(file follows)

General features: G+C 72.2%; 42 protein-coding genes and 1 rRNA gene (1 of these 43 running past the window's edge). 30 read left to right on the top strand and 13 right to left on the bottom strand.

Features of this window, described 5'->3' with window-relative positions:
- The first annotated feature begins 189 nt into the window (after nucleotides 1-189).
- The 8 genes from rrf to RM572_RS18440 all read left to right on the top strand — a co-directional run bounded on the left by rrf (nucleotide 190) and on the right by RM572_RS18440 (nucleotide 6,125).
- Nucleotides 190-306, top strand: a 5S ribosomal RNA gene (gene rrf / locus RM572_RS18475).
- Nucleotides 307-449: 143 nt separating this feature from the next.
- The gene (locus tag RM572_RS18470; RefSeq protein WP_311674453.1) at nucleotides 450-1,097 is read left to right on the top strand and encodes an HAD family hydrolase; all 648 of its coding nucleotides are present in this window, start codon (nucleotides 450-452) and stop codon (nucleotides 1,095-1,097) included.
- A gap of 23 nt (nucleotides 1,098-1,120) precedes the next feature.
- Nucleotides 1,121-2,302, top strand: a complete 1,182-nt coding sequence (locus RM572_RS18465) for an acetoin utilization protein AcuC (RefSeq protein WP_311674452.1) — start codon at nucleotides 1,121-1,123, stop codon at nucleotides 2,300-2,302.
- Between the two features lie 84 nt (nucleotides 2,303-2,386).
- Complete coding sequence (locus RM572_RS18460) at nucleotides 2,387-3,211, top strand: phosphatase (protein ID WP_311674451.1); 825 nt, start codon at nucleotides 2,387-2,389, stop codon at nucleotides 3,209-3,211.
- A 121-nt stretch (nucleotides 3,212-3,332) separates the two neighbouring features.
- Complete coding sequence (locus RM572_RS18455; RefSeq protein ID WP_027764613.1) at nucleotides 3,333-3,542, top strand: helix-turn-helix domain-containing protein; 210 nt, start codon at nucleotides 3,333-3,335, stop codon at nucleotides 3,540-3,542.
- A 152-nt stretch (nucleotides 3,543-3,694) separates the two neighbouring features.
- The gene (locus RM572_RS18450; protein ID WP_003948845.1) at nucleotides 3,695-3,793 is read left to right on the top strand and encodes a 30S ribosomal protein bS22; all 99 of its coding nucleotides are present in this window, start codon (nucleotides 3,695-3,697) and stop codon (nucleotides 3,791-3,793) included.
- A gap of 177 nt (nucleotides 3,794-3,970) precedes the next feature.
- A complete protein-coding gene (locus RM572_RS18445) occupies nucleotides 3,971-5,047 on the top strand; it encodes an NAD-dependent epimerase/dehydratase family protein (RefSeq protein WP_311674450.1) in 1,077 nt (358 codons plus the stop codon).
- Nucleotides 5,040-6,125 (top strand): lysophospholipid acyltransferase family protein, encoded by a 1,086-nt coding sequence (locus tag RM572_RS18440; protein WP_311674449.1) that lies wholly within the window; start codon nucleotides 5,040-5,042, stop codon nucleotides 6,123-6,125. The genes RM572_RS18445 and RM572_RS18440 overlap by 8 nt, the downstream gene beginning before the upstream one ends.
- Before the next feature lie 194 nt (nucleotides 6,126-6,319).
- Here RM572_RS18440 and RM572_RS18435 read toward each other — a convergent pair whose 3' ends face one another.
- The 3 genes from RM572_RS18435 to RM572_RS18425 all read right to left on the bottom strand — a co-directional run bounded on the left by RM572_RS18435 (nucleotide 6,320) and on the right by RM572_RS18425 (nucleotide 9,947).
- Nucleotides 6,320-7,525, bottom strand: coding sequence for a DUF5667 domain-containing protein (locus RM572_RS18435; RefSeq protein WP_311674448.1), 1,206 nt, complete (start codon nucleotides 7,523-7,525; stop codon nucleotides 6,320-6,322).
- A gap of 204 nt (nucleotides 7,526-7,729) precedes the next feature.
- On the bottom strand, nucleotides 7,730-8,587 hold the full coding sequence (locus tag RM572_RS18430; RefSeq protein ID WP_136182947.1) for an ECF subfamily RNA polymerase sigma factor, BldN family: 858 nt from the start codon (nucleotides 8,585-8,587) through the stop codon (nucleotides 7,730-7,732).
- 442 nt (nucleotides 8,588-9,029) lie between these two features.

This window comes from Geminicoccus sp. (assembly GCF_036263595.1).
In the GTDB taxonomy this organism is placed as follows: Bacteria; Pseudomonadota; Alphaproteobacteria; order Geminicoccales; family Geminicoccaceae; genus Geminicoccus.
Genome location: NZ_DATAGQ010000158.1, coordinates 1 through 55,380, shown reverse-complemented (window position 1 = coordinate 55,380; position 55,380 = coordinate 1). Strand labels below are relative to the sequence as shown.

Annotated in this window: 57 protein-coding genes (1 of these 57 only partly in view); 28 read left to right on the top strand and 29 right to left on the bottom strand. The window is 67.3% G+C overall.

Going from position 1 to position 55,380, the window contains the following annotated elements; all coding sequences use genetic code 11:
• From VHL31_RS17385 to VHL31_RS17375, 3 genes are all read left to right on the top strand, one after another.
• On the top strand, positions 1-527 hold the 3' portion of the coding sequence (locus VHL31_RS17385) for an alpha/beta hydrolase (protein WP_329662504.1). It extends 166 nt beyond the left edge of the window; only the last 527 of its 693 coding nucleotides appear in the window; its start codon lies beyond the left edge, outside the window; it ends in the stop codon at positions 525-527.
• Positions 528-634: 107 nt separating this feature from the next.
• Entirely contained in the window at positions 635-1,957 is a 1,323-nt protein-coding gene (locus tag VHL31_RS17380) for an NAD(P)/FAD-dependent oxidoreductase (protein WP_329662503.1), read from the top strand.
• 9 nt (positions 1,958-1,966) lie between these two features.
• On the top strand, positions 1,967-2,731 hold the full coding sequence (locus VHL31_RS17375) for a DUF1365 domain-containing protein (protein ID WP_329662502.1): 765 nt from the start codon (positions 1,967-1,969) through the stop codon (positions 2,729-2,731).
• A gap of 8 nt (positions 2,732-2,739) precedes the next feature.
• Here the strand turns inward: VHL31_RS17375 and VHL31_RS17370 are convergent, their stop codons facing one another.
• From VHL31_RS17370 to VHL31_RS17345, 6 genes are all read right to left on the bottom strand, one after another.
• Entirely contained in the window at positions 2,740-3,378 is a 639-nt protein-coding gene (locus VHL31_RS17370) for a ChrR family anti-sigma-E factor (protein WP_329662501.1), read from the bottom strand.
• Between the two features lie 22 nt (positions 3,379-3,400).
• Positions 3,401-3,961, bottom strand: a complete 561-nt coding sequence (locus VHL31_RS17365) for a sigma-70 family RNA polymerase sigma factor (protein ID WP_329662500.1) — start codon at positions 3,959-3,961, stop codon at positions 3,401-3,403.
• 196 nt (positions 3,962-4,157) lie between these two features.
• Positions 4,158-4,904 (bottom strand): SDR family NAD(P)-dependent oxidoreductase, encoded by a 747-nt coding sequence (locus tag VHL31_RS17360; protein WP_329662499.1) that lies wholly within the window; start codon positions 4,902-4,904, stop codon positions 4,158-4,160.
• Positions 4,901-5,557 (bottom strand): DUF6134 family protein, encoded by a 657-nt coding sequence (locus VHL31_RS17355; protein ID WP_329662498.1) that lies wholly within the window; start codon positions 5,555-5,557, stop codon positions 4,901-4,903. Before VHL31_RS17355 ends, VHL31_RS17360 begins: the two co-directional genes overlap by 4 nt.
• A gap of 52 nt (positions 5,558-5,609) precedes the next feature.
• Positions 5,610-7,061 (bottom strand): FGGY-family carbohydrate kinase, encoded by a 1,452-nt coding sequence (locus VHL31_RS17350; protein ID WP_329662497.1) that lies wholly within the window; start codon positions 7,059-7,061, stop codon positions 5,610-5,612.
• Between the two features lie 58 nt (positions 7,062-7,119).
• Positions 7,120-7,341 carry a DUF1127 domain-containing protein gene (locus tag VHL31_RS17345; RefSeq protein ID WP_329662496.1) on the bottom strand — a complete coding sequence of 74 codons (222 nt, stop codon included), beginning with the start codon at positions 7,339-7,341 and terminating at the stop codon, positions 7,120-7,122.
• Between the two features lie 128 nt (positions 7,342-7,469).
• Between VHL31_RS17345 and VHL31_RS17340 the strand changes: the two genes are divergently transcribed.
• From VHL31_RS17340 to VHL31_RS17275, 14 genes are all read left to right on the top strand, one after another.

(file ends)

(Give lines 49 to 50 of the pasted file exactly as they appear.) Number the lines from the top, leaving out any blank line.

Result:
• Positions 7,120-7,341 carry a DUF1127 domain-containing protein gene (locus tag VHL31_RS17345; RefSeq protein ID WP_329662496.1) on the bottom strand — a complete coding sequence of 74 codons (222 nt, stop codon included), beginning with the start codon at positions 7,339-7,341 and terminating at the stop codon, positions 7,120-7,122.
• Between the two features lie 128 nt (positions 7,342-7,469).